Sydney is the next destination for THY
Turkish Airlines (THY) is extending its flight network to Sydney, Australia in 2018.
“We keep growing without arguing with anyone,” said THY Board of Manager and Executive Committee President İlker Aycı, when we recently met in London.
“We only have one goal and that is the trust and comfort of our passengers. We do not have plans to do anything that will violate the conditions of competition with disputes or any kind of damage,” said Aycı.
THY does not have plans to become a giant airline, according to the president. “We do not have anything to do with the 800-1000 aircraft fleets in the United States nor the airlines in China. We are growing within our own geography,” he said.
“We will grow in Asia. We will fly to more points in Latin America. We are going to extend the success we have grasped in Africa to that continent as well,” Aycı added.
“We would have started flying to Sydney last year but we had faced many problems such as terror and the coup attempt. Therefore, we had postponed it. Next year, we will fly there for sure,” he said.
They are also planning to add Mexico City in Latin America as another destination. “We will connect that flight with Cancun. Since it is a very high airport, it is not possible to fly directly from Mexico City. Instead, we plan to have a direct flight by refueling in Cancun,” the president said.
THY is the sixth airline to carry the most passengers in the industry.
“We have a lower price policy than many other companies. We are also very careful about purchasing power in our geography. We do not have adventurous, dreamy prices. At the moment, our occupancy rates are heading to the top,” said Aycı.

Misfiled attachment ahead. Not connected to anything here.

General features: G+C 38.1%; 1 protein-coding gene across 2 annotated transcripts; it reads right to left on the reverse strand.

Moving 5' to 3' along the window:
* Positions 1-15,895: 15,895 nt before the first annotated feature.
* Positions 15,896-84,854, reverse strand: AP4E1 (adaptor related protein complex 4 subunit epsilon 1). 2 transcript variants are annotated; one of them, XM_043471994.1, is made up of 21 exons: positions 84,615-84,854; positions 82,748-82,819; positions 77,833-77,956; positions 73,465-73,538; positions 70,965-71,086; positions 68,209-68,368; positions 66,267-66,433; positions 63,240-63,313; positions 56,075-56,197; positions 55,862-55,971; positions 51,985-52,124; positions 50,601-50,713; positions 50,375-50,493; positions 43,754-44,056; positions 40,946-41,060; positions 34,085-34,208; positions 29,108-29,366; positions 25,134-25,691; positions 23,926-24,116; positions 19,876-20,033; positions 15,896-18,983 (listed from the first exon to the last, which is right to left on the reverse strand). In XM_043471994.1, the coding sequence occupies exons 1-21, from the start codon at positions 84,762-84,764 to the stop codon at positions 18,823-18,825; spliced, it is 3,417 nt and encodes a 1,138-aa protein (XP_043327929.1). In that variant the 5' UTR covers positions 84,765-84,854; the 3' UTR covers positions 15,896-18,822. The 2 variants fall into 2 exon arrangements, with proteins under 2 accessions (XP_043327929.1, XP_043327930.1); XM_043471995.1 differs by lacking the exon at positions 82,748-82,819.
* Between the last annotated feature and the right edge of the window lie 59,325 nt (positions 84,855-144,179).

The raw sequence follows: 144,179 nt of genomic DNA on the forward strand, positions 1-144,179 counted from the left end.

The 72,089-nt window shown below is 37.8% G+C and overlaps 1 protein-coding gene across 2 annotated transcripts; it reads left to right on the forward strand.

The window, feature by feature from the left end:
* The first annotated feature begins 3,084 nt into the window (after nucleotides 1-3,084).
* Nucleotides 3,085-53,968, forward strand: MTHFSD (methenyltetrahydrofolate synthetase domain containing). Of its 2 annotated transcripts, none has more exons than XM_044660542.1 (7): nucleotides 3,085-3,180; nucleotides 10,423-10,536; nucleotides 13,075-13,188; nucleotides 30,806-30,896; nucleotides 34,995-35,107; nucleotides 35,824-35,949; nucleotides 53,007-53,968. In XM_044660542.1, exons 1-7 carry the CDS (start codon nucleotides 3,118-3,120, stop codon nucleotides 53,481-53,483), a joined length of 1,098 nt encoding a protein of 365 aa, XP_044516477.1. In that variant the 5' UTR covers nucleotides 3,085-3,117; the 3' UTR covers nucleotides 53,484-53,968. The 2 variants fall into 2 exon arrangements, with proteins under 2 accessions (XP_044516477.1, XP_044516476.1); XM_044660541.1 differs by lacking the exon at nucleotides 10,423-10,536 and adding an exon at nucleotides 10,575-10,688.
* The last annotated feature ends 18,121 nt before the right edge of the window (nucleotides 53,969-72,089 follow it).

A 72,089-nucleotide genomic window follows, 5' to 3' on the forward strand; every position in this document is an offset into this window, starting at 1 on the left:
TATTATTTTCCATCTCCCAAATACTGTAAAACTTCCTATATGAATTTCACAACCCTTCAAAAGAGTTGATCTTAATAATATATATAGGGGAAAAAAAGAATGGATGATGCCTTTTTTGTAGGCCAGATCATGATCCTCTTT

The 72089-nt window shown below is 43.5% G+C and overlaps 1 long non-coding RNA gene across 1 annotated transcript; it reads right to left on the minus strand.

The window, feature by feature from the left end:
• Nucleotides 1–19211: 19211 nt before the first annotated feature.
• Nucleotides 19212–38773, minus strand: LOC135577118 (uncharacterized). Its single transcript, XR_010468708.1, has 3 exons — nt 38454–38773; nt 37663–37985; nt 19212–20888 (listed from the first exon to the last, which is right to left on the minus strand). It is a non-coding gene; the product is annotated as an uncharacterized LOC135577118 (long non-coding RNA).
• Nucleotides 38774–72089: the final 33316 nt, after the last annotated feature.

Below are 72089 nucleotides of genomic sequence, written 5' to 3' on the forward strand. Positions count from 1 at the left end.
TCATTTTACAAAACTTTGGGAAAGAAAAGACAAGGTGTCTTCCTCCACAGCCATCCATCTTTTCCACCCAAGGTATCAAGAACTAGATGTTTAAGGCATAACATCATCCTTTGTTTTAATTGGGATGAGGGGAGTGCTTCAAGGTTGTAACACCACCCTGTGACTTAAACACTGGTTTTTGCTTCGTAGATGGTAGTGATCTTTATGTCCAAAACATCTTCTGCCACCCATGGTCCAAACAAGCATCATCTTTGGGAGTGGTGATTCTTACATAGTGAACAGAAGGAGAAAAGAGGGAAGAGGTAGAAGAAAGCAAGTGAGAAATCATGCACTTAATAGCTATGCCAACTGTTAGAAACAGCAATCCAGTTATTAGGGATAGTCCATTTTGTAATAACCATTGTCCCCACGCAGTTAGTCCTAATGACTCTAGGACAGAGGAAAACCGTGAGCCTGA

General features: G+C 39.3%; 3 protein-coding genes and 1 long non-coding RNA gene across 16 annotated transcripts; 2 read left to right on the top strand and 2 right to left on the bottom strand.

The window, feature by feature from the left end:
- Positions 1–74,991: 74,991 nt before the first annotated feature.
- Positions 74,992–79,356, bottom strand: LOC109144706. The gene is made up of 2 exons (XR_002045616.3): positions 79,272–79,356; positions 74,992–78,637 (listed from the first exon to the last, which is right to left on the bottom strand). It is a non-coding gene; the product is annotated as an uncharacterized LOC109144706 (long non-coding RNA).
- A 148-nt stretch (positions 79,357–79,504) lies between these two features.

He also shared plans concerning Anadolujet. “We will design Anadolujet from scratch. We will recreate it completely with its color, image and flight destinations. I like Norwegian Airlines, which flies short and long distances with low costs. We will create a similar but more advanced model,” he said.
It seems Aycı has experienced some problems with THY too, but does not complain. “Sometimes it is difficult for me to find a couple of seats in business or economy class. At times, I also have to change my flight to another hour or day due to full occupancy. I enjoy this very much,” Aycı said.
“Lost luggage is very minor over the holidays. It is really not much compared to other airlines. Of course, our aim is to have none. But most of them originate from companies outside our operations,” said the president.
“We recently hired more than 1,500 personnel. The number of our employees increased 9 percent last year and 5 percent this year. Our productivity has increased 6 percent,” he said.
Aydın also said their growth as a cargo carrier had reached double figures and transport points have risen 55-60. Their cargo flights are quickly increasing and their goal in 2023 is to be among the top five carriers, he said.
We are quickly moving our passengers who are cardholders of the special passenger program to empty business class seats. Our goal is to have them accustomed to it. We want them to see this is worth the cost. We have warned all of our stations regarding this. Aside from cross flights, we want to fly from Gaziantep to Beirut or to a point in Iraq. We want to have flights from our northern cities to the south of Russia. We are working on suitable airplane types and we are also looking at regions,” said Aydın.
Aycı was a guest on the BBC in London. He reminded us of German Chancellor Angela Merkel’s words, “We do not want Turkey to enter the European Union,” on the BBC World program, “Talking Business with Aaron Heslehurst.”
“I do not think Turkey’s EU membership process is at Merkel’s disposal. Turkey has social and economic connections with the EU that are difficult to ignore. Sooner or later, Turkey’s meaning for the EU will be understood,” he said.